Money Talks

Posted by Bryan Gutierrez on May 20, 2013 under Commentary | 2 Comments to Read

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The game of basketball has turned into the business of basketball. Players are still slowly learning that fact. Fans should understand that now. The 2010-11 Mavs are a great example of how business could get in the way of a good thing.

Dallas won the title that year and decided that it wasn’t a safe risk to “bring the band back” for another run at the title. Giving the core a chance to defend their title would have been enjoyable, but there was clear and reasonable logic behind the move the front office made. Mark Cuban has gotten a lot of heat for that decision, but the results of the playoffs this year suggest he was right for letting everyone go. As the Conference Finals are in motion, the Indiana Pacers’ Ian Mahinmi is the lone former Mav from the championship roster who still is playing.

Let’s look at what the Mavs would have theoretically had to do to bring most of the band back. Remember, Brian Cardinal and Peja Stojakovic are out of the league now. That leaves J.J. Barea, Caron Butler, Tyson Chandler, Jason Kidd, Ian Mahinmi, DeShawn Stevenson and Jason Terry. One guy to remember but won’t exactly be figured into this equation – Corey Brewer. He signed a three-year, $9,177,000 deal. He is now a free agent.

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Passing Thoughts

Posted by Bryan Gutierrez on May 14, 2013 under Commentary | Be the First to Comment

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Needless to say, there’s a lot of free time on my hands. I like to think when I have a lot of free time. I like to think when I do not have a lot of free time. With that in mind, I’ve sat and wondered about various subjects revolving around the Mavs. I went ahead and got my fingers working on the keyboard and came up with questions and answers about the Mavs. Here are 10 of the questions and answers now. I will share the other 10 later this week.

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Center Stage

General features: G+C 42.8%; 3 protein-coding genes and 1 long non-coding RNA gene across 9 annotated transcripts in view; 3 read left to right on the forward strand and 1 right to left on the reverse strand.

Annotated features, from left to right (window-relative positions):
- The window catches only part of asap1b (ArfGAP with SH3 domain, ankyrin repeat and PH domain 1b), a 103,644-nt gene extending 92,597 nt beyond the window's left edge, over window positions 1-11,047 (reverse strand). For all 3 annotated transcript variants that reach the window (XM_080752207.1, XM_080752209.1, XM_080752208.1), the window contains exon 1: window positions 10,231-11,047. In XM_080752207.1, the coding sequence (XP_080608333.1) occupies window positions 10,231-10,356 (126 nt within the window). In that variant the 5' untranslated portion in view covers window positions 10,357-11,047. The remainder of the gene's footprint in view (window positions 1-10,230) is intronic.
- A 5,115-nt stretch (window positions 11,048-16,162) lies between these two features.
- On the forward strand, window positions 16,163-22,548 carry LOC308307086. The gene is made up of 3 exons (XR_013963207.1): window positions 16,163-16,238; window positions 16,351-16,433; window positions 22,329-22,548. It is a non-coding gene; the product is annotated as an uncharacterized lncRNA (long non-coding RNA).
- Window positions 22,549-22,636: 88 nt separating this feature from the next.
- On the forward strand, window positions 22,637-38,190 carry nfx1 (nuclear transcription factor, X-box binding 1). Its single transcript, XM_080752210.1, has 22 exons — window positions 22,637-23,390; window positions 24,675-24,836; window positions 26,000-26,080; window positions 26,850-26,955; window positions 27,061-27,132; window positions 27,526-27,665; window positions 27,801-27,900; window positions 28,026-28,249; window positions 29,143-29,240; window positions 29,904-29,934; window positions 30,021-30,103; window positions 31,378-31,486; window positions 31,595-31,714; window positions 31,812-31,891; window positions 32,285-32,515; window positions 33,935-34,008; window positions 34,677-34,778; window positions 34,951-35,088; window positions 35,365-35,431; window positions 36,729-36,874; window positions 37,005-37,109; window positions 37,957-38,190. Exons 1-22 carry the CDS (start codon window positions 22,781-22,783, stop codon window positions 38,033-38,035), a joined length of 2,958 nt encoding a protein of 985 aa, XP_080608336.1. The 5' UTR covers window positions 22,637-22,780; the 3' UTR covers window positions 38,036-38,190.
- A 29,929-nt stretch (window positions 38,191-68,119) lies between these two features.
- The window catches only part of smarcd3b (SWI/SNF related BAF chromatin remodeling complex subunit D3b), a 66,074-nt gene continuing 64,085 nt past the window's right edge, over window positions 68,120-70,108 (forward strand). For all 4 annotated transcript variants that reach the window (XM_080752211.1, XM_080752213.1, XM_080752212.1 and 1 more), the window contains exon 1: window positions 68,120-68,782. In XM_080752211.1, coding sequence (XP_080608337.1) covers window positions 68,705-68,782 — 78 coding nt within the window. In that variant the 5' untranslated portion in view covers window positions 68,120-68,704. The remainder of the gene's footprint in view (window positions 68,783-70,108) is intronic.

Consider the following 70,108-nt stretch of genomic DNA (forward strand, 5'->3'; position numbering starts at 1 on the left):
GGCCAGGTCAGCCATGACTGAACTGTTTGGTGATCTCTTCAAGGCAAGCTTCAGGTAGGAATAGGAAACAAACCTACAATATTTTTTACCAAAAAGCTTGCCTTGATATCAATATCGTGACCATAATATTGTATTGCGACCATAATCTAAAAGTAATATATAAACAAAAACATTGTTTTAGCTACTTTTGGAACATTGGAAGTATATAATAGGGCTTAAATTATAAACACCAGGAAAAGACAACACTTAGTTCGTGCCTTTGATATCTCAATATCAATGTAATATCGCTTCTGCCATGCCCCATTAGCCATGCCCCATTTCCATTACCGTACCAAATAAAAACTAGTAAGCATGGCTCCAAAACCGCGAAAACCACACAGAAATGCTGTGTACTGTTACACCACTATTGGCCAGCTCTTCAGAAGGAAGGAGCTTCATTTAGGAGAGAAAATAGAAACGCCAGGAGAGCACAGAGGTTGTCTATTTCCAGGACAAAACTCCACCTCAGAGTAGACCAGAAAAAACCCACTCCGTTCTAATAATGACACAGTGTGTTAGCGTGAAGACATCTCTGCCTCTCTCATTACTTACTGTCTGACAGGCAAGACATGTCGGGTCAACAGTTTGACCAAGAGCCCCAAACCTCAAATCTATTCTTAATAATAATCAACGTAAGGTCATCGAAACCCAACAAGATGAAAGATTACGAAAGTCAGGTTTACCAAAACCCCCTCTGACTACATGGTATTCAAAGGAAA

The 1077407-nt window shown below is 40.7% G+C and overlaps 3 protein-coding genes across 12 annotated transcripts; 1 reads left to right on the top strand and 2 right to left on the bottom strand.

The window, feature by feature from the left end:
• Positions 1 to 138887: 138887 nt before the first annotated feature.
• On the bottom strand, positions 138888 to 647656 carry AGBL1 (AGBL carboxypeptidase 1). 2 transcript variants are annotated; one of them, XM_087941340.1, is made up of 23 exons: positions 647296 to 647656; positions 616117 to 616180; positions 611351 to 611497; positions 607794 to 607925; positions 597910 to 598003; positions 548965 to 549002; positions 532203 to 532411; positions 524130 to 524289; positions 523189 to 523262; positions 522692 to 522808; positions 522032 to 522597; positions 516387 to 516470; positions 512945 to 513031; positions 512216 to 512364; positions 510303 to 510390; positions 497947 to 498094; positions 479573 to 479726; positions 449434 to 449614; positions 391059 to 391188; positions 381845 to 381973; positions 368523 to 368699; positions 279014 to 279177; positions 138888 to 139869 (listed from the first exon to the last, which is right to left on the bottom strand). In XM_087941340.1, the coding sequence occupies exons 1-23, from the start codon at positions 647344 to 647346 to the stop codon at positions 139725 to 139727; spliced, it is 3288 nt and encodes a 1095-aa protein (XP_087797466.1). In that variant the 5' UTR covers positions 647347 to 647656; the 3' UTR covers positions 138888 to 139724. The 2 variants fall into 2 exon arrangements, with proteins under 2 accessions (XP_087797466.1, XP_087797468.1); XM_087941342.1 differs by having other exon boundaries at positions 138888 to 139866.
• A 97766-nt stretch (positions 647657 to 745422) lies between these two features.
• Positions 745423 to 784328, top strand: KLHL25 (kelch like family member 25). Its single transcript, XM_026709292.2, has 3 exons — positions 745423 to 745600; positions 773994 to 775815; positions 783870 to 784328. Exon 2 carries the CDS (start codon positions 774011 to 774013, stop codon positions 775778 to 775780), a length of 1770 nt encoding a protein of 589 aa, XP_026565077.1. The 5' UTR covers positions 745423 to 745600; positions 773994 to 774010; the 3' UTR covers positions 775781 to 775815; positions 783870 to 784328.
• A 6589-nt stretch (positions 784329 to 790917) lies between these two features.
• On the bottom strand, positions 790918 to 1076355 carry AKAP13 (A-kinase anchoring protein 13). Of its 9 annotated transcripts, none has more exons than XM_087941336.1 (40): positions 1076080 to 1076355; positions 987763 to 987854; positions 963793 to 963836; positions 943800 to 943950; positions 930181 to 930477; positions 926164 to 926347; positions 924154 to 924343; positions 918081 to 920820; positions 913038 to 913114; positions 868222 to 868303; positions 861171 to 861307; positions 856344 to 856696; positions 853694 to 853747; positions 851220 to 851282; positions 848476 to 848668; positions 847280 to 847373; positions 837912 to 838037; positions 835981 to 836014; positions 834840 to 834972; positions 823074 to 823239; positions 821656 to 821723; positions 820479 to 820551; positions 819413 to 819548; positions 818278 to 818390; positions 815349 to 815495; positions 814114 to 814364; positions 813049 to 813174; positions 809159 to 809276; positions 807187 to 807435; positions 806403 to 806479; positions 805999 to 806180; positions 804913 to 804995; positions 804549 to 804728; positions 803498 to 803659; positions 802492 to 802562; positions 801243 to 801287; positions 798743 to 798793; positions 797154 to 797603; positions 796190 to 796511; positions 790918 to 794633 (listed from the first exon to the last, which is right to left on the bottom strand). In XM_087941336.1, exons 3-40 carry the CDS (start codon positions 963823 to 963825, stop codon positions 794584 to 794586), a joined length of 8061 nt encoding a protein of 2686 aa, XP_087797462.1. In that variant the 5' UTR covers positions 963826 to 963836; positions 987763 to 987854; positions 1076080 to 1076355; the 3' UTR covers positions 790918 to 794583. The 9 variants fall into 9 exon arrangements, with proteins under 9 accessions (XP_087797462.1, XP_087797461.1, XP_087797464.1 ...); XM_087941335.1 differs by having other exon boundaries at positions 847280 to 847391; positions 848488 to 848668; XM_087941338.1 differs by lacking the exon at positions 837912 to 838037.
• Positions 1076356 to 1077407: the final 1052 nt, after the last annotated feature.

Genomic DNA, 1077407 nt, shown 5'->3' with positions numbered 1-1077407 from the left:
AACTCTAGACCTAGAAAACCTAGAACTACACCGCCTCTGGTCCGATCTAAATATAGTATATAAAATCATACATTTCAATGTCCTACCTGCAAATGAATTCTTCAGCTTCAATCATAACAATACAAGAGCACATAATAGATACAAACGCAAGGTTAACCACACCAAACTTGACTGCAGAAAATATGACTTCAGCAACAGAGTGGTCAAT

Posted by Bryan Gutierrez on May 10, 2013 under Commentary | Be the First to Comment

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It’s time to wrap up the position by position evaluation. If the point guard position was the worst spot for the Mavs, the center position was the second choice. Folks got a harsh reminder that Tyson Chandler wasn’t going to be walking back through that door. Going into the 2011-12 season, Dallas had the likes of Brendan Haywood and Ian Mahinmi that had to be replaced.

They got creative by replenishing their center spot by signing veteran big man Chris Kaman to a one-year deal. They also claimed Elton Brand off waivers as he was released by Philadelphia due to the amnesty provision. Brandan Wright continued to log minutes at the center spot, but he also saw more time at the power forward position.

Summing it up:

The centers definitely never had a chance to get into a groove as both Kaman and Brand expected to be playing off of the attention that Dirk Nowitzki received from the opposing defenders. Dirk’s time away due to his knee surgery definitely altered that plan for both big men. That certainly changes the expected results for the centers, but the numbers are still pretty poor over the course of the season.

In terms of rebounds from the center position, Dallas’ centers tied for dead last in the league at 4.3 rebounds per game. The two teams they tied with made the playoffs, but they definitely had more to work with. The teams were the Los Angeles Clippers and the Miami Heat. Both teams were clearly limited with their size in the frontcourt, but they had athletes that helped masked that deficiency.

Those rebounding numbers for the center show a pretty significant correlation to the fact that they weren’t good at getting second chance points. Dallas’ centers were below average in second chance points as they only averaged 3.5 per game. New Orleans’ big men led the league in that category at 6.5 per game.

The Dallas centers had the 11th worst defensive rating for centers at 103.8. Elton Brand was brought in to be the enforcer and anchor in the paint. His defensive rating for the season was 102, better than his career average. He wasn’t necessarily outmatched in his position. Brand isn’t the tallest center in the world, but he’s able to use his frame and long arms as leverage as a defender. The problem was that he wasn’t necessarily set up in a position to succeed as the perimeter defenders weren’t exactly staying in front of their man. That forced the centers, like Brand, to help more than they probably should have needed to.